Orders Against Unknown Persons – a development in Australian data breach litigation

It is sometimes taken for granted in a data breach response that there is no utility in suing threat actors who are unknown and often located overseas in jurisdictions not amenable to cross-border litigation. However, the recent decision of the Supreme Court of New South Wales in HWL Ebsworth Lawyers v Persons Unknown [2024] NSWSC 71 demonstrates that there can be grounds to sue unknown threat actors – and sometimes it may be necessary for a party to take injunctive steps to protect its claims of confidentiality.

The HWLE Data Breach

The facts of the HWLE data breach are well-known. In April 2023, a group named AlphV or Blackcat accessed HWLE’s servers and exfiltrated 3.6 terabytes of data comprising 2.4 million files. The data included client files belonging to 65 government agencies and departments (including Home Affairs and Defence), major banks, insurers and numerous ASX-listed companies. The threat actors then attempted to ransom HWLE and on 9 June 2023 published some of the stolen data on the dark web.

The Proceedings

On 12 June 2023, the Court granted interlocutory relief against the threat actors as a class of “those persons who carried out or participated in the unauthorised exfiltration of computer files from the plaintiff’s file storage systems.” The orders were served by HWLE by email to the address from which the firm had received the ransom. HWLE received a three word expletive response.

The Court subsequently made orders for substituted service of a statement of claim. The threat actors did not appear and HWLE made an application for default judgment, which was set down for hearing on 26 November 2023.

The Court considered the following issues in determining whether to grant the final relief sought by HWLE:

  1. Service Issues. The pleading was served on the threat actors in accordance with the orders for substituted service and the Court exercised its discretion to allow service on persons outside of Australia.

  2. Entitlement to and Scope of Default Judgment. It is a unique feature of this case that the persons against whom relief was sought were unknown. The Court referred to the decision of the English High Court in Armstrong Watson LLP v Persons(s) Unknown [2023] EWHC 1761 (KB) at [13], [14], [20], [22] per Collins Rice J, where the Court granted an injunction in favour of an accounting firm against unknown threat actors. A number of other recent decisions in UK Courts regarding data breaches have resulted in Court making orders against persons unknown. Slattery J in the Supreme Court held the discretionary factors overwhelmingly supported the making of the orders.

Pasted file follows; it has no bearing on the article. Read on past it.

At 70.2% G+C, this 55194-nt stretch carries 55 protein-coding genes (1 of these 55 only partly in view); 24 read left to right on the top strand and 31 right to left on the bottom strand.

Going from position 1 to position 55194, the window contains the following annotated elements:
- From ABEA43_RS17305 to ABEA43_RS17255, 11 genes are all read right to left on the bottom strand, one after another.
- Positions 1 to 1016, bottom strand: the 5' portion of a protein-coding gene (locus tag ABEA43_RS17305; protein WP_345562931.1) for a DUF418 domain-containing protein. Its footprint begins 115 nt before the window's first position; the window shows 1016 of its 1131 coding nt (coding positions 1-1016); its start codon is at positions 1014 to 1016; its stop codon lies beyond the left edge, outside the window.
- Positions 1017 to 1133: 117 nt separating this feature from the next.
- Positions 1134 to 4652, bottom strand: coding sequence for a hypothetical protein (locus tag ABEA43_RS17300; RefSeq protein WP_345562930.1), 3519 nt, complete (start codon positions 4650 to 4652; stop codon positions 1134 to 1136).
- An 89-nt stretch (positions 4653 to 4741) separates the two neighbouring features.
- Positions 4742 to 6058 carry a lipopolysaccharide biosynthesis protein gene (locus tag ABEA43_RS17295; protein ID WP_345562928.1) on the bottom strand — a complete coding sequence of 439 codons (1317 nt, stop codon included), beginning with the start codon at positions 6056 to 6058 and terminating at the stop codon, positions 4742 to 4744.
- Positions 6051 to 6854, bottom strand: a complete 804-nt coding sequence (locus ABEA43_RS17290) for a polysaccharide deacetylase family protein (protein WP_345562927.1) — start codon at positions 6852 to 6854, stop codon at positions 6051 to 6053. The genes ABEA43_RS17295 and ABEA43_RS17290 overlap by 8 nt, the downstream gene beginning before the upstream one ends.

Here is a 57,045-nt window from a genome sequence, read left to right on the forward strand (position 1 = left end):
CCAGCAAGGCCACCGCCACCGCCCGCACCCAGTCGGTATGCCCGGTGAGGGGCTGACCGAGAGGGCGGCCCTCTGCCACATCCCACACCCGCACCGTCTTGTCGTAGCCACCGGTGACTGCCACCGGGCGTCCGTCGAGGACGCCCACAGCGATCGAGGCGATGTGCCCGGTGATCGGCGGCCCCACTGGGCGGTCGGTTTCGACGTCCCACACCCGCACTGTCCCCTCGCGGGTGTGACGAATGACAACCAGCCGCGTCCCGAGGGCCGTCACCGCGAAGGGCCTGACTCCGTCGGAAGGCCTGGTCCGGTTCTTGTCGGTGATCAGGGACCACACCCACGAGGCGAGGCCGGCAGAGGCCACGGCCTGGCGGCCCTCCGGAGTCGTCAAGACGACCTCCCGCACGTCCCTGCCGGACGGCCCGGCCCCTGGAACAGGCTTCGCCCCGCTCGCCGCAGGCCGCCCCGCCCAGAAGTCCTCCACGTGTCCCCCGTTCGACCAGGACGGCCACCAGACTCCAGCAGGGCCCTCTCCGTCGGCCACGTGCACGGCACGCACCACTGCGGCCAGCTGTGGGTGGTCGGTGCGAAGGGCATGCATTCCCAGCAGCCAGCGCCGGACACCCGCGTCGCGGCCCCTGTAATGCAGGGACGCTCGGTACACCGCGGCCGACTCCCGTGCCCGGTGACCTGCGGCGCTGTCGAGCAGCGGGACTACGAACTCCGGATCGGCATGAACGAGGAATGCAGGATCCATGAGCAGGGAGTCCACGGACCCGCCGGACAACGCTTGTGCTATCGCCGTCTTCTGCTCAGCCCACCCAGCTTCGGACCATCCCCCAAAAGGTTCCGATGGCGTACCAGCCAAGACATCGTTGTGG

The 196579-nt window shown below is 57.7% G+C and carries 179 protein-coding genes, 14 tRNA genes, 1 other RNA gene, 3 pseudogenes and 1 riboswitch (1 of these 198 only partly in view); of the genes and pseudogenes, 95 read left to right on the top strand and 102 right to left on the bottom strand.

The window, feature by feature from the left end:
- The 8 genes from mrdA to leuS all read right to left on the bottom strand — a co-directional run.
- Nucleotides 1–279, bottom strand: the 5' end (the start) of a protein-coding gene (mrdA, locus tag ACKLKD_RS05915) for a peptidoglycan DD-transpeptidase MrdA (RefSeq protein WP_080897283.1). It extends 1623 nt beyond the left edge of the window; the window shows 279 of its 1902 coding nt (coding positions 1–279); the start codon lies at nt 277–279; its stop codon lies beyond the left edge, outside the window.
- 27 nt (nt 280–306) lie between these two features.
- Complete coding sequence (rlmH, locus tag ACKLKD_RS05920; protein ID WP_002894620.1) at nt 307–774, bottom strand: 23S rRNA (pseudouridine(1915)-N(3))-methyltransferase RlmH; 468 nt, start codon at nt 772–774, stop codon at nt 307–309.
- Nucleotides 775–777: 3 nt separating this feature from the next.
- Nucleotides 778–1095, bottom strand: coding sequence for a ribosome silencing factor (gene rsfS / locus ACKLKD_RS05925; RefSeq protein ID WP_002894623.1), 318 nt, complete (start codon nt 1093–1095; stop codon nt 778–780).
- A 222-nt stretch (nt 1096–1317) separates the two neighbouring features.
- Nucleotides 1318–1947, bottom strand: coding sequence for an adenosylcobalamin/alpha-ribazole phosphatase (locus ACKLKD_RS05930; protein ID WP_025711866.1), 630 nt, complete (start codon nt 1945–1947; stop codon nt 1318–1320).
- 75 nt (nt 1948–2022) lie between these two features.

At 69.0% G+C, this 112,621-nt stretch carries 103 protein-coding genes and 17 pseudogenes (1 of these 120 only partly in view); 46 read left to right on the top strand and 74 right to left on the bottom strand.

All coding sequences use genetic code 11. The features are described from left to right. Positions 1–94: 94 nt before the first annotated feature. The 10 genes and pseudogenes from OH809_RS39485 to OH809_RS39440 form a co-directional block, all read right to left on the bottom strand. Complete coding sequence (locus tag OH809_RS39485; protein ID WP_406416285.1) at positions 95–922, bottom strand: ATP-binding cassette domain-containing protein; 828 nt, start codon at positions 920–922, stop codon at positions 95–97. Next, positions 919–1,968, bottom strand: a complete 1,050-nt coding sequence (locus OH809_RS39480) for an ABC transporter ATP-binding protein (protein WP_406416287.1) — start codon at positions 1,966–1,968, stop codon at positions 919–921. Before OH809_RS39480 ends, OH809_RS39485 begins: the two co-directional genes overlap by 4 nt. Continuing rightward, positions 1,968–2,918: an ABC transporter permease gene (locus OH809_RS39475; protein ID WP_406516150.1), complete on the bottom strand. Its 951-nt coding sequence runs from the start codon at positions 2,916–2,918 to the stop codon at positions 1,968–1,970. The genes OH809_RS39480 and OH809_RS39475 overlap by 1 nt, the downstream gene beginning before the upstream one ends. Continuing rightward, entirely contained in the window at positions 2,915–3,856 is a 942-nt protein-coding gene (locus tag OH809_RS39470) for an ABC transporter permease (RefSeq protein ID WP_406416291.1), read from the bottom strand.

3. A Judgment against “Persons Unknown”. While orders against persons unknown are rare, Australian courts have long exercised jurisdiction to make these orders, including in tort to prevent trespass to land, public nuisance etc. As to the utility of the orders, the Court stated it “cannot know what effect the grant of an injunction will have against persons unknown”. However, the fact the threat actors have a reputation for wilful disobedience to the law does not confer immunity from injunctions and in these circumstances the orders were appropriate. Also, the orders will have utility in preventing potential publishers of the data from disseminating it.

  4. The Form of the Orders. The Court considered whether the orders should provide for HWLE to approach the Court in the future in the event that the identity of any of the threat actors became known. The Court reserved for further consideration the possibility of joinder of individual defendants. It is possible that the identity of some of the threat actors may become known if the Government implements sanctions against those responsible.

Our Insights

From one point of view, the judgments represents a Pyrrhic victory for HWLE. The firm has no realistic ability to enforce the judgment against the threat actors or online publishers overseas. The prospects of recovering the costs of the Supreme Court litigation against the defendants must be close to zero.

However, the judgment also represents the important fact of HWLE having taken reasonable steps to protect confidential information belonging to its partners and clients that was stolen in the data breach. As the decision of the High Court in Glencore International AG v Commissioner of Taxation [2019] HCA 26 demonstrates, seeking an injunction to protect stolen confidential information is often a necessary step if the party wishes to maintain its claim for confidentiality. A failure to seek an injunction might (in certain circumstances) become evidence of waiver of that claim.

The judgment also noted that the effect of the orders may be to dissuade potential publishers and online platforms from further disseminating the stolen data. This was no doubt a strategic consideration motivating the plaintiffs in seeking the injunctions.

Our privacy and data protection team are at a forefront of data breach litigation. Please reach out to discuss any aspect of this area further with our team who would be happy to assist.